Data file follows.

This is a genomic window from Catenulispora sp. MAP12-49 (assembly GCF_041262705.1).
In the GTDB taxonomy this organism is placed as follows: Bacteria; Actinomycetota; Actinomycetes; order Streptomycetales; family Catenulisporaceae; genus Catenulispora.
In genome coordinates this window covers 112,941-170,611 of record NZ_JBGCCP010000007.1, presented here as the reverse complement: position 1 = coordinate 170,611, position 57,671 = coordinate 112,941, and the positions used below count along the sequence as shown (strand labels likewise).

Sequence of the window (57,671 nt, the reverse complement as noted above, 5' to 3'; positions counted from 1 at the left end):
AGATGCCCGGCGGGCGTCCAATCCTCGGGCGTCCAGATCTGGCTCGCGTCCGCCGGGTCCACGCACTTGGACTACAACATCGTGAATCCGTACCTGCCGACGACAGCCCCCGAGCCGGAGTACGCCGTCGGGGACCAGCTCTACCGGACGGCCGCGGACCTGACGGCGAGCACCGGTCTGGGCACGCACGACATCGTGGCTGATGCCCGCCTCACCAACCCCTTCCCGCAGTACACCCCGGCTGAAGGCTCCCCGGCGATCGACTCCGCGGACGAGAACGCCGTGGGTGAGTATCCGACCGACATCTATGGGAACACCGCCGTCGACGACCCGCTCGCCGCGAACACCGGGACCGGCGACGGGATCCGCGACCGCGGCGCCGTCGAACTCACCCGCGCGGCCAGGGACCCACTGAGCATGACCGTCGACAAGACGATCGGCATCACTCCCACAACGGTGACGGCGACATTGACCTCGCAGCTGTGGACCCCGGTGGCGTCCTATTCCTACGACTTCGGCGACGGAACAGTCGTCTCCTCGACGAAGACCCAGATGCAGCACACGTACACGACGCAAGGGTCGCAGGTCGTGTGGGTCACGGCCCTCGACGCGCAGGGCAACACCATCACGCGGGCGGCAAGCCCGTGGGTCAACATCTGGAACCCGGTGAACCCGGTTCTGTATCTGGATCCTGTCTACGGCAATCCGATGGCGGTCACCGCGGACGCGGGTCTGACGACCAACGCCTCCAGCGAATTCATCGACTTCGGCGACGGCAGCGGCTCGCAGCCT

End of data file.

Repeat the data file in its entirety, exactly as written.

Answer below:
This is a genomic window from Catenulispora sp. MAP12-49 (assembly GCF_041262705.1).
In the GTDB taxonomy this organism is placed as follows: Bacteria; Actinomycetota; Actinomycetes; order Streptomycetales; family Catenulisporaceae; genus Catenulispora.
In genome coordinates this window covers 112,941-170,611 of record NZ_JBGCCP010000007.1, presented here as the reverse complement: position 1 = coordinate 170,611, position 57,671 = coordinate 112,941, and the positions used below count along the sequence as shown (strand labels likewise).

Sequence of the window (57,671 nt, the reverse complement as noted above, 5' to 3'; positions counted from 1 at the left end):
AGATGCCCGGCGGGCGTCCAATCCTCGGGCGTCCAGATCTGGCTCGCGTCCGCCGGGTCCACGCACTTGGACTACAACATCGTGAATCCGTACCTGCCGACGACAGCCCCCGAGCCGGAGTACGCCGTCGGGGACCAGCTCTACCGGACGGCCGCGGACCTGACGGCGAGCACCGGTCTGGGCACGCACGACATCGTGGCTGATGCCCGCCTCACCAACCCCTTCCCGCAGTACACCCCGGCTGAAGGCTCCCCGGCGATCGACTCCGCGGACGAGAACGCCGTGGGTGAGTATCCGACCGACATCTATGGGAACACCGCCGTCGACGACCCGCTCGCCGCGAACACCGGGACCGGCGACGGGATCCGCGACCGCGGCGCCGTCGAACTCACCCGCGCGGCCAGGGACCCACTGAGCATGACCGTCGACAAGACGATCGGCATCACTCCCACAACGGTGACGGCGACATTGACCTCGCAGCTGTGGACCCCGGTGGCGTCCTATTCCTACGACTTCGGCGACGGAACAGTCGTCTCCTCGACGAAGACCCAGATGCAGCACACGTACACGACGCAAGGGTCGCAGGTCGTGTGGGTCACGGCCCTCGACGCGCAGGGCAACACCATCACGCGGGCGGCAAGCCCGTGGGTCAACATCTGGAACCCGGTGAACCCGGTTCTGTATCTGGATCCTGTCTACGGCAATCCGATGGCGGTCACCGCGGACGCGGGTCTGACGACCAACGCCTCCAGCGAATTCATCGACTTCGGCGACGGCAGCGGCTCGCAGCCT